RCGP chair Professor Martin Marshall said that the college didn't want 'slogans such as "stay at home" or "protect the NHS" to deter patients from seeking medical care, if they need it'.
'We do not want to see patients hesitant to access our services, and in doing so potentially missing out on vital care,' he added.
Professor Marshall stressed that general practice has been open throughout the pandemic and the college is urging patients to continue to access GP surgeries and other NHS services throughout the lockdown if they are sick. The England-wide lockdown begins today and is expected to continue until 2 December.
Last week GPonline reported that practices across England have continued to face abuse and complaints in the wake of an 'insulting' letter on face-to-face care from NHS England last month. The letter reminded GPs of their responsibility to offer face-to-face consultations during the pandemic and led to a wave of negative media coverage of the profession.
A recent survey by the Medical Protection Society found that a third of doctors had been on the receiving end of verbal of physical abuse from patients during the pandemic, with GPs reporting that some of the abuse related to the misconception that practices have been closed.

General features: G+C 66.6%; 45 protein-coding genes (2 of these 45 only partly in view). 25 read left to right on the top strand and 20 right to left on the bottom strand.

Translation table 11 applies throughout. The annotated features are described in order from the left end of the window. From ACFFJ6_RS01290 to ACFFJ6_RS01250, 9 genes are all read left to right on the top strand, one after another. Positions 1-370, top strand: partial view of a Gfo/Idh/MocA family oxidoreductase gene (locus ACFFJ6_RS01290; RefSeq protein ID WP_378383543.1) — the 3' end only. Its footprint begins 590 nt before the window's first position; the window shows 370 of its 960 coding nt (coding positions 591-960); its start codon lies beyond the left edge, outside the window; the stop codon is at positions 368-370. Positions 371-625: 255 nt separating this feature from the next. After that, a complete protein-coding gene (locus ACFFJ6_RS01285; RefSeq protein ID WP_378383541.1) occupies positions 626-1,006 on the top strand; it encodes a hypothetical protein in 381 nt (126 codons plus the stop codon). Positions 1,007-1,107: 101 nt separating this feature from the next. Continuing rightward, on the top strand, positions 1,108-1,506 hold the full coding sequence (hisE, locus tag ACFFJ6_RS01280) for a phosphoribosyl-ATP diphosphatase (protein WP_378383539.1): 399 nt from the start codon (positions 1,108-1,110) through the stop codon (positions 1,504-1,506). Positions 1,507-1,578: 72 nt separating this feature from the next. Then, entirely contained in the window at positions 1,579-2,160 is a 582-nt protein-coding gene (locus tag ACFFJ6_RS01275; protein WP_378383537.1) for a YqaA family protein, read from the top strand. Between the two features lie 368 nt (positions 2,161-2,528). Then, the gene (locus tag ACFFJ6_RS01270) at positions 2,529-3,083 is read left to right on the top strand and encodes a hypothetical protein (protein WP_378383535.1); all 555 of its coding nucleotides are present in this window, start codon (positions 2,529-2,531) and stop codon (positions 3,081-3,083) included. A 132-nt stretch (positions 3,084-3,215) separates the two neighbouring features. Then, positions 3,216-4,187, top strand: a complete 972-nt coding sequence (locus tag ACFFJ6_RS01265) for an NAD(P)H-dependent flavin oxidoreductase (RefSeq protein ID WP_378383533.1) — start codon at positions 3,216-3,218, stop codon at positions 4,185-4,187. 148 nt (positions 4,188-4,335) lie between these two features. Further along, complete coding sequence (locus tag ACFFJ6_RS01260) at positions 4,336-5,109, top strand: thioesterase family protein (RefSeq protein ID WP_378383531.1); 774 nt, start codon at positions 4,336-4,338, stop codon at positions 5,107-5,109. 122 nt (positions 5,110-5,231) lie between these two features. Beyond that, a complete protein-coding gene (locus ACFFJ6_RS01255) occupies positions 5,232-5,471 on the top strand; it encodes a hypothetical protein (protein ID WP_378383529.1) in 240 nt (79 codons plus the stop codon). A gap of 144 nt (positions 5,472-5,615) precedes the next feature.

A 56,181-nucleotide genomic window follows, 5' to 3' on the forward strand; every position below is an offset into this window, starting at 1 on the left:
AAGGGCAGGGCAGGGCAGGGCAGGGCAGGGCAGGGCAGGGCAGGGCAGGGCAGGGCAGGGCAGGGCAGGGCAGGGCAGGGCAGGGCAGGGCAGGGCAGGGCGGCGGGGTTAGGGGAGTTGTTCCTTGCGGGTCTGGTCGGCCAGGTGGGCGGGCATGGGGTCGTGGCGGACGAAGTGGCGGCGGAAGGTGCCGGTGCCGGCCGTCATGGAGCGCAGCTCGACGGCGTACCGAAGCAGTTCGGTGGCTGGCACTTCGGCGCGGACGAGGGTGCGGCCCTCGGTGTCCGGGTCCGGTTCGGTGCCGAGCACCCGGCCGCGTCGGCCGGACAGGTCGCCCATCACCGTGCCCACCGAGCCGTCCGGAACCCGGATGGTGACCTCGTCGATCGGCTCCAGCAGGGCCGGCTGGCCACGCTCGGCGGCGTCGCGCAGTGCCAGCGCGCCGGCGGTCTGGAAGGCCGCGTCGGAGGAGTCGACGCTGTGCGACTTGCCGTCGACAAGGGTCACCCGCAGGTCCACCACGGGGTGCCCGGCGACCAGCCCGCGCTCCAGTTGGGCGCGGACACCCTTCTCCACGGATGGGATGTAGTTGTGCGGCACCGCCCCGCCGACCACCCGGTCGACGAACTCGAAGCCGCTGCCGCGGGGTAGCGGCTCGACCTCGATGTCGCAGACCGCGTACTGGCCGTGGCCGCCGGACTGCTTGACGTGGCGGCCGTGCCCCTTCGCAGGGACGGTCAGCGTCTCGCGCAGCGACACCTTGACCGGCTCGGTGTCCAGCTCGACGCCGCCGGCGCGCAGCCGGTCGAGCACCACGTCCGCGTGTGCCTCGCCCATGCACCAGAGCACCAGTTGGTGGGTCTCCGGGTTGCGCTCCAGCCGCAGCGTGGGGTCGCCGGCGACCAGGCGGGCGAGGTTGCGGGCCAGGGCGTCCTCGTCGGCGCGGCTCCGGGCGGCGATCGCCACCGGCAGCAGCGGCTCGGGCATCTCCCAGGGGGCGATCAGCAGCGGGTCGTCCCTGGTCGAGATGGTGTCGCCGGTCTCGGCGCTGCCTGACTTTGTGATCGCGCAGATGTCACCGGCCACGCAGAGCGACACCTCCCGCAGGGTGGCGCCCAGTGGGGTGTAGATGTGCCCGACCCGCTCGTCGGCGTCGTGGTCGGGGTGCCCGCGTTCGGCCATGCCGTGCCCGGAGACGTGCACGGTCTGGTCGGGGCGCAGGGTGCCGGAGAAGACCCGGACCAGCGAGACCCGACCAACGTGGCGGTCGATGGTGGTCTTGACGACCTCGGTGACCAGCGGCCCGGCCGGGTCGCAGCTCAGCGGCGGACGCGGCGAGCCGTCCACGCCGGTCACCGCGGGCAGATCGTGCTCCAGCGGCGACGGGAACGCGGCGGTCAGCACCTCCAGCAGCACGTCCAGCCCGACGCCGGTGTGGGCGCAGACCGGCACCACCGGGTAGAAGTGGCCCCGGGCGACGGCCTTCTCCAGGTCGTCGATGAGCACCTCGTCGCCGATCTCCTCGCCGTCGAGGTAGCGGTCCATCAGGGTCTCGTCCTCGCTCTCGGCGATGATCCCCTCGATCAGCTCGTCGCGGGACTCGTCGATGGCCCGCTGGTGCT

However, latest official data show that general practice delivered 26.65m appointments in October 2020 – more than at any point since January this year.
Professor Marshall said: 'General practice has remained open throughout the pandemic – and now we’re in a second lockdown, that isn’t changing. GPs have worked incredibly hard, swiftly transforming their services to continue delivering safe and accessible care to patients in the most challenging of circumstances.
'Lockdown is going to be tough for people. It will potentially have an impact on their physical and mental health. We hope our resources help GPs get the message out to patients that general practice services are available, albeit delivered differently than usual.
'GPs and our teams are currently delivering more consultations than we were before the pandemic, and delivering the largest and most complicated flu vaccination programme ever - but if patients are sick, or if they have potential signs of serious illness such as cancer, they should contact their GP or NHS 111, or in an emergency call 999.'
During a Royal Society of Medicine webinar last week, Professor Marshall said that the government's 'Stay home, protect the NHS, save lives' message during the first UK-wide lockdown had been 'unhelpful'. He argued that, while the slogan was understandable at the time, it had led people with genuine health concerns to stay away from their GP.